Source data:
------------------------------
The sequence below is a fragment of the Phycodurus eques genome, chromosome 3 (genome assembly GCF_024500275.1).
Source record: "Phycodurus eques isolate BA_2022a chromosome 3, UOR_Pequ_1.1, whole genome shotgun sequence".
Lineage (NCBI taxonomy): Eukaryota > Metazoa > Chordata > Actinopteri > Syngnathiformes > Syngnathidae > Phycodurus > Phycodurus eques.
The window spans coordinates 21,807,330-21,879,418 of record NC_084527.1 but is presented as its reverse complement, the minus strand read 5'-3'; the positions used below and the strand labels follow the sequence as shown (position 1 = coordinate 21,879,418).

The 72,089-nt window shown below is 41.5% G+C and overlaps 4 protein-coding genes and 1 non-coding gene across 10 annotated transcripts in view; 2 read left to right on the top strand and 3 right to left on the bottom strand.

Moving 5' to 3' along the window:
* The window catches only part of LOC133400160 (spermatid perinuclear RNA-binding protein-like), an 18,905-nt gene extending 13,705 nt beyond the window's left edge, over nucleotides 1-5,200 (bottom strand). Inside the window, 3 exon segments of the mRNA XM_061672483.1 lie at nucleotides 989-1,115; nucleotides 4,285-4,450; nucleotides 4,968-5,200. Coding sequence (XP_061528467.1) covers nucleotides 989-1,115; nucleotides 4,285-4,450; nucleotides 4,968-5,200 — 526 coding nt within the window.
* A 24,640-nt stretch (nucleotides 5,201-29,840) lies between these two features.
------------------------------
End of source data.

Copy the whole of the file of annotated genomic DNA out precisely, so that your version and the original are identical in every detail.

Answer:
The sequence below is a fragment of the Phycodurus eques genome, chromosome 3 (genome assembly GCF_024500275.1).
Source record: "Phycodurus eques isolate BA_2022a chromosome 3, UOR_Pequ_1.1, whole genome shotgun sequence".
Lineage (NCBI taxonomy): Eukaryota > Metazoa > Chordata > Actinopteri > Syngnathiformes > Syngnathidae > Phycodurus > Phycodurus eques.
The window spans coordinates 21,807,330-21,879,418 of record NC_084527.1 but is presented as its reverse complement, the minus strand read 5'-3'; the positions used below and the strand labels follow the sequence as shown (position 1 = coordinate 21,879,418).

The 72,089-nt window shown below is 41.5% G+C and overlaps 4 protein-coding genes and 1 non-coding gene across 10 annotated transcripts in view; 2 read left to right on the top strand and 3 right to left on the bottom strand.

Moving 5' to 3' along the window:
* The window catches only part of LOC133400160 (spermatid perinuclear RNA-binding protein-like), an 18,905-nt gene extending 13,705 nt beyond the window's left edge, over nucleotides 1-5,200 (bottom strand). Inside the window, 3 exon segments of the mRNA XM_061672483.1 lie at nucleotides 989-1,115; nucleotides 4,285-4,450; nucleotides 4,968-5,200. Coding sequence (XP_061528467.1) covers nucleotides 989-1,115; nucleotides 4,285-4,450; nucleotides 4,968-5,200 — 526 coding nt within the window.
* A 24,640-nt stretch (nucleotides 5,201-29,840) lies between these two features.